Turkey’s remarkable democratic resilience evident at polls  - analysis

Turks’ continual turnout for elections, despite all reasons for them to abandon hope in democracy, is indicative of their remarkable democratic resilience, wrote Şebnem Gümüşçü, assistant Professor of political science at Middlebury University,  in an article she penned for the Washington Post.

Voter turnout in Turkey has not dropped below 83 percent since March 2014 with the June 23 Istanbul mayoral revote registering an over 80 percent voter turnout, the article recalled.

Opposition candidate Ekrem İmamoğlu’s convincing victory of the ruling Islamist party candidate Binali Yıldırım in the June 23 vote followed the March 31 election.  The Justice and Development Party's (AKP) appealed the first vote, which it lost by a narrow margin, claiming fraud and irregularities at the ballot boxes.

The move by the AKP to persuade Turkey’s electoral board to void the Istanbul result due to alleged irregularities worked to bring together cross-section of Turkish society.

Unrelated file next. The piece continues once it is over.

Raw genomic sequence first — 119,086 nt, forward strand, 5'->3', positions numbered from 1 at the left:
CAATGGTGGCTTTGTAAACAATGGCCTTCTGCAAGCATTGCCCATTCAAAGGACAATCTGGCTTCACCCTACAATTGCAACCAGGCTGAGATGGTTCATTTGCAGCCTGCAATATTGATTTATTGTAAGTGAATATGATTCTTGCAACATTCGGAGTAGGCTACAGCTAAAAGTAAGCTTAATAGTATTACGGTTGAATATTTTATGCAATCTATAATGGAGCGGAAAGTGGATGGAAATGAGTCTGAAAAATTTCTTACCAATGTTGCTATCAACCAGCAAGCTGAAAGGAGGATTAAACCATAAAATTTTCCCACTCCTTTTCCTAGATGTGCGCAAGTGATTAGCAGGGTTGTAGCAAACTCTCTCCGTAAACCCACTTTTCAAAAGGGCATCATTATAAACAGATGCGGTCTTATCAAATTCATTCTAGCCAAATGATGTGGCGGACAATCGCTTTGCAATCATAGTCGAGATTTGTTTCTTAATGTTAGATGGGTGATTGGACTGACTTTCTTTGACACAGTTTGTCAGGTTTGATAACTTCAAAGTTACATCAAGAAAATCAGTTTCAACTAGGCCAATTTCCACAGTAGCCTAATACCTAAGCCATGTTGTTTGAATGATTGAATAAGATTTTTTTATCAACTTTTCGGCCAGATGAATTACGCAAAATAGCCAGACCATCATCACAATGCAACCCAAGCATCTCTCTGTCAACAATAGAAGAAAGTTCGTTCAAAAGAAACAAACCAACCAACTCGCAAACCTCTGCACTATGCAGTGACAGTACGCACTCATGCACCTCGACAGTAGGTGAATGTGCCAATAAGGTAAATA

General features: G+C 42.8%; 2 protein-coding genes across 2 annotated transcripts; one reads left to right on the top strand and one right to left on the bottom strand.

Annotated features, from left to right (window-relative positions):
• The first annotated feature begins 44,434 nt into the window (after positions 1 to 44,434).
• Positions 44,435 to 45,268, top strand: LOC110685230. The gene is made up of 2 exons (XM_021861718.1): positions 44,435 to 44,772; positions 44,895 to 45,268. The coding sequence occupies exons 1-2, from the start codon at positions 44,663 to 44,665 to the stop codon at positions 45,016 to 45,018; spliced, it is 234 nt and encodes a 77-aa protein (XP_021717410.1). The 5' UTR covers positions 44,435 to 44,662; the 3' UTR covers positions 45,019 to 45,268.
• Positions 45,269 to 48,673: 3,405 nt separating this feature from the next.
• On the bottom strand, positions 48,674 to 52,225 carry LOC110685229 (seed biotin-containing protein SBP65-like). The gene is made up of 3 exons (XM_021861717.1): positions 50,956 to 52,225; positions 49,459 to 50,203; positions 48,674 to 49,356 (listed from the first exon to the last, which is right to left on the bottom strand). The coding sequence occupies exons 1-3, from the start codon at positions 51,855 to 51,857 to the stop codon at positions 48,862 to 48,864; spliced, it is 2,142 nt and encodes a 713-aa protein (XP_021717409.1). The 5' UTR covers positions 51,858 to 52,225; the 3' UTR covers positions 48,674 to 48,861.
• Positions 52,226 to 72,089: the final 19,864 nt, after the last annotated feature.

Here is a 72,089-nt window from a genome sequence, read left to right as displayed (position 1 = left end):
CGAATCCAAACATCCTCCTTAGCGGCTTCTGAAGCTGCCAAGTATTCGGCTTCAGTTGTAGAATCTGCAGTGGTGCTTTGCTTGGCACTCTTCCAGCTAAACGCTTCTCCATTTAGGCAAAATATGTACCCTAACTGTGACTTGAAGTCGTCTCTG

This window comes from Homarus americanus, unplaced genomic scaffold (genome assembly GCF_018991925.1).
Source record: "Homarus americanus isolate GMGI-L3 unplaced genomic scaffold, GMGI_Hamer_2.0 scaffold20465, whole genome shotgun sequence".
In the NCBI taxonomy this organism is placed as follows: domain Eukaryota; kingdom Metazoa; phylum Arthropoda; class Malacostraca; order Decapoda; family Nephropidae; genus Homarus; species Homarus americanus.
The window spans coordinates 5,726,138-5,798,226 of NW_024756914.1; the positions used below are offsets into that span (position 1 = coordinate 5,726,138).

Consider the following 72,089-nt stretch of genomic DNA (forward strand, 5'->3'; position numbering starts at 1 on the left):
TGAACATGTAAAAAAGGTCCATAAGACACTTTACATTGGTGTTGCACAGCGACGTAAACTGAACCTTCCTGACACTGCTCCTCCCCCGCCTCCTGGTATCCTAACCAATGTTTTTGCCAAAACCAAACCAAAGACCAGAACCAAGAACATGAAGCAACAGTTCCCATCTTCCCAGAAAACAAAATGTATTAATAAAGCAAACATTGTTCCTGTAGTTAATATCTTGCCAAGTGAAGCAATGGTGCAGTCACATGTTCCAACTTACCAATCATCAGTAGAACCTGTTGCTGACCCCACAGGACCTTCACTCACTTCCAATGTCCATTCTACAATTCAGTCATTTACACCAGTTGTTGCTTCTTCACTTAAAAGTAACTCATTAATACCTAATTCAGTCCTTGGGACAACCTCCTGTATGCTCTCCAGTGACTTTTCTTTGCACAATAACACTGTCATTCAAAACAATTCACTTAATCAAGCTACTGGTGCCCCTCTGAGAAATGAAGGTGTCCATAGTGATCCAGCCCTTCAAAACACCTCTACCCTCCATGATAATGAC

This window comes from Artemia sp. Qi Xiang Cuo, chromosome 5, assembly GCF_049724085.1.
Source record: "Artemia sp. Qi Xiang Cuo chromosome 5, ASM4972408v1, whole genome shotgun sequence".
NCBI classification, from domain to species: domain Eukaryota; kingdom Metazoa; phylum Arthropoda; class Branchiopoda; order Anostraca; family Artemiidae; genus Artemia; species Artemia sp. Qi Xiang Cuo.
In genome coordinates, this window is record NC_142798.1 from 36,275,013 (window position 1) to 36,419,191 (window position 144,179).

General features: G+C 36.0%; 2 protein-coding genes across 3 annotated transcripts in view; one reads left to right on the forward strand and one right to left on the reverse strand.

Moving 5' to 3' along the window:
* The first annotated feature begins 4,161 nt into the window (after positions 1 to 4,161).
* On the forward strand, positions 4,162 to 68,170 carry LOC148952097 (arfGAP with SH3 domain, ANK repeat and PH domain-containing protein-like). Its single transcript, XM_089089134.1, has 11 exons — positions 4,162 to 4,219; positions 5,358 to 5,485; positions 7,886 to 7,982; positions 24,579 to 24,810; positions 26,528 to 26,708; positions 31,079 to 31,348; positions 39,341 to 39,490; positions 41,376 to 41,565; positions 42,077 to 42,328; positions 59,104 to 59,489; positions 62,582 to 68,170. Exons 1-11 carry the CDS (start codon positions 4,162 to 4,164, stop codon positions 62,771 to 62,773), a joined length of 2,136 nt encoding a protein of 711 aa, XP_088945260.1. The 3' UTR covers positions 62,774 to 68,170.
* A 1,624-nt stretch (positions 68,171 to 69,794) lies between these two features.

This perceived injustice is what fuelled an unprecedented voter mobilization which played a role in İmamoğlu’s victory, Gümüşçü said, noting however that AKP’s competitive authoritarianism has tilted the playing field in its own favour ‘’by systematically violating civil liberties, erecting its own media, and politicizing state institutions and the judiciary.’’

Meanwhile, the country’s media provide very limited platform for opposition candidates. 

Pro-government newspapers in the country make up 90 percent of the national circulation. Ankara has been targeting media, particularly since the 2016 coup attempt, and the most vocal and talented journalists have been put on trial, thrown in jail, or chased out of the country.

Decreasing electoral fairness under the AKP’s rule, however, has not deterred voters and Gümüşçü points to several reasons for this.

Firstly, competitive elections have been held in Turkey since 1950.

Secondly, although the AKP, despite rigging campaign cycles, has not rigged elections. And lastly, under the AKP,  elections have become the only venue for competitive politics and political action.

This tug of war between authoritarian and democratic forces in country, the article noted, appears likely continue in the foreseeable future.


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